Arkansas State was overwhelmed 45-12 with quarterback CJ Stroud throwing for 351 yards and four touchdowns, and receiver Marvin Harrison Jr. catching seven passes for 184 yards and three scores.
Columbus, OH – Let’s be sober here and write that Ohio State played Arkansas State and not that other university in the state that is nicknamed the Razorbacks and is a member of the Southeastern Conference.
This team from the land of Wal-Mart and Bill Clinton came into Ohio Stadium on Saturday a 43 ½-point underdog. This team from the mid-major Sun Belt Conference won two ballgames in 2021 and turned over its roster to include 40 freshmen and sophomores this season under coach Butch Jones.
But for one half the Red Wolves effectively dinked-and-dunked behind the pitch-catch combo of quarterback James Blackman, a Florida State transfer, and 5-foot-6, 155-pound receiver Champ Flemings to make the Buckeyes antsy and frustrated.
In the end, No. 2-ranked Ohio State displayed its star power and will to win in knocking out a 45-12 victory before 100,067 spectators.
But, my, for the second straight game the most glaring problem was Ohio State committing nine penalties for 85 yards. Last week, the totals were seven flags for 75 yards.
Head coach Ryan Day was a little burned up in addition to having a sunburned face.
Penalties were a huge problem last season, too.
“Looking at the stat sheets, it’s pretty clear that we gave them two (extended) possessions on penalties,’’ Day said. “We’ve got to clean those things up. They had 76 plays and we had 54 plays. With the penalties – we had nine penalties – and we’ve got to get those things cleaned up. That’s unacceptable. We’ve got to coach them better and put it on the field better. It’s going to be a huge emphasis point this week, and it’s something we’ve got to get done.’’
Defensive linemen Zach Harrison and Jerron Cage were penalized for being offside.
Cornerback Denzel Burke was benched in the first half after being burned by Flemings for a 58-yard completion and getting penalized twice on one possession for interference. He did start the second half.
“We can’t let the energy of the crowd get us overwhelmed,’’ safety Josh Proctor said.
The special teams weren’t all that special, either, with a hurdling penalty on Teradja Mitchell wiping out a punt return for a touchdown in excess of 90 yards by Egbuka.
Yet Day saw the defense keep the Wolves out of the end zone. In the second half, it was downright mean.
“It was kind of a bend-but-no-break style,’’ Day said. “The way we came out in the second half was good. We came out with a three-and-out, which was good. I felt we got a little more of that in the second half, but we didn’t quite finish it the way we would have liked to have seen, quite honestly. We have to keep building and keep growing. But anytime the defense holds them without giving up a touchdown, that’s a good day for the Buckeyes.’’
Proctor knows how Burke feels in that he did not play the rest of the Notre Dame game after missing a tackle on the first play of the game that resulted in a 54-yard completion.
He said better tackling is a key against a team that wants to dominate the ball. The Wolves ran 76 plays for only 276 yards and had the football 37 minutes, 44 seconds.
Get ready to see a lot of that type offense from opponents moving forward. Notre Dame tried to hog the ball.
“We just have to make sure we tackle and get them on the ground,’’ Proctor said. “We have to make sure we lock in and do what we have to do to get off the field. We just need to get better and get on the film.’’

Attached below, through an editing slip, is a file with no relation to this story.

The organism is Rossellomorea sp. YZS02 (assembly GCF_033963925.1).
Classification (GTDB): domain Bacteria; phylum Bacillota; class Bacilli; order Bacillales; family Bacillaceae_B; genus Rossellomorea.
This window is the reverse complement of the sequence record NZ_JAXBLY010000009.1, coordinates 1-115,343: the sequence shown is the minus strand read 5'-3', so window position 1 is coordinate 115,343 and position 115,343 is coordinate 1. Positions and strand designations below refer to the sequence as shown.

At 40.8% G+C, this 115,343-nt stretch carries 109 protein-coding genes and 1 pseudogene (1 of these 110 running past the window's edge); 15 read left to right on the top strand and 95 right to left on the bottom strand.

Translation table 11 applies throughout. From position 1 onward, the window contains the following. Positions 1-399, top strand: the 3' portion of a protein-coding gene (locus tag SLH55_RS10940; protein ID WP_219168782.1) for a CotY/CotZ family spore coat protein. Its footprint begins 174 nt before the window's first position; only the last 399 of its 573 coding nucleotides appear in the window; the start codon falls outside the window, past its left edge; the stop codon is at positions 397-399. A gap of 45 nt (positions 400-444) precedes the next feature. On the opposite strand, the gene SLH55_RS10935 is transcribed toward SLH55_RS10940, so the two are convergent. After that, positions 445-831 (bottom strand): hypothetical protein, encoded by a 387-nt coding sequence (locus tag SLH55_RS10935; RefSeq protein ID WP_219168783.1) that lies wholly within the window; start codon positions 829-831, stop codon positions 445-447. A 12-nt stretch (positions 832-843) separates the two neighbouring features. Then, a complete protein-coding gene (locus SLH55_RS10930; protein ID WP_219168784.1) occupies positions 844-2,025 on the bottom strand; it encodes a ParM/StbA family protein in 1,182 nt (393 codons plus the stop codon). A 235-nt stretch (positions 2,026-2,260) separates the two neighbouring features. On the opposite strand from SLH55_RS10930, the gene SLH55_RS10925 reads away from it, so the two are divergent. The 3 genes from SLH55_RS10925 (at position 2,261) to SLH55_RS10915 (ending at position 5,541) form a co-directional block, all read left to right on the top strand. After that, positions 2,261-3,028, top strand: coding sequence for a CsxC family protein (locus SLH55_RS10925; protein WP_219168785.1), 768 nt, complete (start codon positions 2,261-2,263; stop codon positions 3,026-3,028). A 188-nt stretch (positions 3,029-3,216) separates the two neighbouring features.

For the second game, the defense came up with zero turnovers. Coordinator Jim Knowles’ aim is to create enough mayhem to take away the ball.
“I’d say turnovers, to be able to disrupt the ball,’’ linebacker Steele Chambers said about improvement. “That would be big for us. I guess so. I think that is a little surprising. We have to work (for them) during practice. I think we can make that happen.’’
The sky is not falling, he said.
“We’re still learning things and still making adjustments,’’ Chambers said. “There is a lot that we can fix on our defense.’’
No one could gripe about the offense.
Despite not having wideouts Jaxon Smith-Njigba with a hamstring issue and Julian Fleming with an undisclosed injury, quarterback CJ Stroud and his mates were sharp after a few coughs and wheezes in the first half.
Stroud was 16-for-24 for 351 yards and four scores. True sophomore Marvin Harrison Jr. caught seven balls for 184 yards, including touchdowns of 42, 42 and 30 yards. Emeka Egbuka, another true sophomore, caught four passes for 118 yards, including a 51-yard touchdown.
Tailback TreVeyon Henderson ran for 87 yards and two touchdowns on 10 carries. One carry went for 41 yards.
What Arkansas State did was crowd the line of scrimmage in order to stop the run.
That, though, left the middle and boundaries open.
“We knew what we were going to get. It was a little different,’’ Stroud said. “Arkansas State had more press man-to-man coverage (than Notre Dame last week), so we just tried to go one-one-one outside and I felt it worked.’’
The day belonged to Harrison. His third score was a thing of beauty when he used his 6-foot-4 body to sky above two defenders in the end zone in coming down with a 30-yard catch.
“Every day in practice he just shows how great of an athlete he is and how hard he works,’’ Stroud said. “He’s one of the best route-runners I’ve ever played with, and today was his day to do it.’’
He can run with just about anyone, but it’s his patterns that someday might turn him into an All-American.
“I think you have to be a complete receiver,’’ Harrison said. “You have to do the short routes and the intermediate routes.’’
What can improve?
“I know I have to get my catching up a little bit,’’ he said.